El Camino – Day 1

Rachel, a graduate assistant, poses at one of the Camino markers. Scallop shells lead the way to Saint James in Santiago.










EL Camino – Day 1

By Jean

Past the grand cathedral of Leon, down city streets, and eventually to a dirt road, Day 1 of our Camino trek commenced at daylight. Twelve miles later, we arrived at the small village of Mezarife. Just outside of our destination, I took advantage of a welcoming water stop. The others, thrilled to see our aubergue, went ahead. I changed to sandals, sprawled across an inviting bench, closed my eyes, and mulled over the day. Moments later I was delightfully surprised by a farmer on a burro, leading a large herd of sheep across the Camino – shades of Plantation Road!


The Walls and Cathedral of Avila

We have arrived in the beautiful town of Avila, which somewhat resembles an ancient fortress. There is a stone wall that surrounds the city and images are brought to mind of what this town was like back in the medieval times. As you arrive to Avila you are first aware that it is high up on a hill, most likely to keep watch for any invaders. The wall has five entrances serving to give limited access into the town, another method for protection to its inhabitants. Fortunately we were given the opportunity to “walk” the wall. I was a little confused of what this meant when this activity was first presented to us. However, I soon understood. We walked up the worn-down, steep stone steps and made it to the platform on top of the wall of the ancient town. The view was incredible! You could see the rolling green hills, the mountains, the other small villages that have sprung up in the last few hundred years, for several miles in the distance. It made me wonder how these people of Avila were able to construct such a massive stone wall with only man power, and not only was it made to perfection with such unique architecture, but also, it was such an effective method to protect the town. Within this border, you are able to find some cafes, restaurants, shops, and souvenir stores. However, the most impressive building I came upon was the cathedral of Avila. This building was very Gothic looking and the largest building within the town. It was apparent how important religion was to these people back in the day. As you entered the Cathedral, the arches, stained glass windows, and gold plated icons were astounding. Everything about this place was so amazing! Definitely my favorite part of Avila!!!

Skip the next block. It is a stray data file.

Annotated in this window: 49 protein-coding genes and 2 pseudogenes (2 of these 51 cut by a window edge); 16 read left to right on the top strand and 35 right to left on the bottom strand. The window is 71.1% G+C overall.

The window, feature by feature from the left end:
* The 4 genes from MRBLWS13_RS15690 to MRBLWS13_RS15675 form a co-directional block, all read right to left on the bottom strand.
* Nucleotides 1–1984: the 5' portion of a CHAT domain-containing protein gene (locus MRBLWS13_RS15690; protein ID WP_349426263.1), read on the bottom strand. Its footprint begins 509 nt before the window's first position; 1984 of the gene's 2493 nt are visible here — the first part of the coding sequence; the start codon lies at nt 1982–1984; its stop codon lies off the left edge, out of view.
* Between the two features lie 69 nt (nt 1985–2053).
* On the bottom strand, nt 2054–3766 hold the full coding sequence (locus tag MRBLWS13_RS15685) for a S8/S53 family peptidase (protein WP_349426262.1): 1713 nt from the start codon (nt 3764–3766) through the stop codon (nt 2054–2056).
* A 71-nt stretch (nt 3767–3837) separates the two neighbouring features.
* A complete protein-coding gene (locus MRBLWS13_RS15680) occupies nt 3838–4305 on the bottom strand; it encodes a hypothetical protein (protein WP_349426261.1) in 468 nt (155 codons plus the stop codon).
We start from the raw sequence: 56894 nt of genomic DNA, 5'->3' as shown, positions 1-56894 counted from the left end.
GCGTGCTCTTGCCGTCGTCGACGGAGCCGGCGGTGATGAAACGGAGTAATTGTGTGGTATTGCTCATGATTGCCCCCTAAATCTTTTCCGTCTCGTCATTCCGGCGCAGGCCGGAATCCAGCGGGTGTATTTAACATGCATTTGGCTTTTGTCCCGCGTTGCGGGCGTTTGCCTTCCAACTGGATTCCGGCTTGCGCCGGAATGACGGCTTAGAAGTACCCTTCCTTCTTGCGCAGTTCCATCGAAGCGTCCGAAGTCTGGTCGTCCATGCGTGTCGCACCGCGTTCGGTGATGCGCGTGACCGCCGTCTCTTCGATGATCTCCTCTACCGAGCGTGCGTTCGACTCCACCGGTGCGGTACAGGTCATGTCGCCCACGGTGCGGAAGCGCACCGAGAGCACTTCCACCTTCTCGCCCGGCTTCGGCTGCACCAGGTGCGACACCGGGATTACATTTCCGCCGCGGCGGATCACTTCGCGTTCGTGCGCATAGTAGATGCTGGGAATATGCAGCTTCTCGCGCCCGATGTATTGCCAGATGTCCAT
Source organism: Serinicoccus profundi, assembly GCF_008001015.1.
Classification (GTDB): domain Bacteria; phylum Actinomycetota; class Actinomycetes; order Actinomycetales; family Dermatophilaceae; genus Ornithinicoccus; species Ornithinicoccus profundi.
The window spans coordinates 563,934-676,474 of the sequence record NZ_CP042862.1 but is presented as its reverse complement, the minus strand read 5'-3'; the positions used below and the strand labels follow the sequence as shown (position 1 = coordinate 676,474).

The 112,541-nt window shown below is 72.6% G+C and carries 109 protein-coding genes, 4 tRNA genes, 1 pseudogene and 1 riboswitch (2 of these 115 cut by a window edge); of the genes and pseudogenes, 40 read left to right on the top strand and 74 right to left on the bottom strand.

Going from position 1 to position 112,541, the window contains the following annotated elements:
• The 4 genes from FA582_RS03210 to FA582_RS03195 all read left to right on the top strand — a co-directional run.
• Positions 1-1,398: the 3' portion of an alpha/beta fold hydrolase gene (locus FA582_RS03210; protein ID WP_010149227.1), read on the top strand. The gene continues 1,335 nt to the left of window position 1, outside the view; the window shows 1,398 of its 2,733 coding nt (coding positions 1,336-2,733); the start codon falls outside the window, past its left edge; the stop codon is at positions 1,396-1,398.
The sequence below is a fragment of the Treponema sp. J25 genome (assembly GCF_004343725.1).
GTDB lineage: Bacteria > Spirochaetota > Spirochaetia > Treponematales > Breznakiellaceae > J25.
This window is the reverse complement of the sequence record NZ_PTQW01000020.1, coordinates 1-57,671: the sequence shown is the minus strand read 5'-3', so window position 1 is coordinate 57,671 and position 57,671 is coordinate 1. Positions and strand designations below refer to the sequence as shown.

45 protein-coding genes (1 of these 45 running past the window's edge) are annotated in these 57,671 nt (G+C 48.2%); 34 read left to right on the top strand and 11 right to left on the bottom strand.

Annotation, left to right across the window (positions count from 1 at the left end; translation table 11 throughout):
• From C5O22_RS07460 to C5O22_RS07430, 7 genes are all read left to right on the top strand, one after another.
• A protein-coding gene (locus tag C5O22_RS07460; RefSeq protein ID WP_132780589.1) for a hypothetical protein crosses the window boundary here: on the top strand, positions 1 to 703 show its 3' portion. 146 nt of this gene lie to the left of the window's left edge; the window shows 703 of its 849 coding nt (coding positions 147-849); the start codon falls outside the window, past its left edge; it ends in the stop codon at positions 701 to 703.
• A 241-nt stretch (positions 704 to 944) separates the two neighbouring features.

Toledo streets

I cannot believe how much I have seen in just one week. I feel truly lucky to have been able to see the fast pace lifestyle of Madrid and the beautiful antiquity of Toledo and Avila- and this is just the beginning.

At this point, my favorite experience has been visiting the city of Toledo. The city is indescribably beautiful. As we walked around I found myself thinking, “Is this even real?” The architecture, people and just overall atmosphere was unforgetable.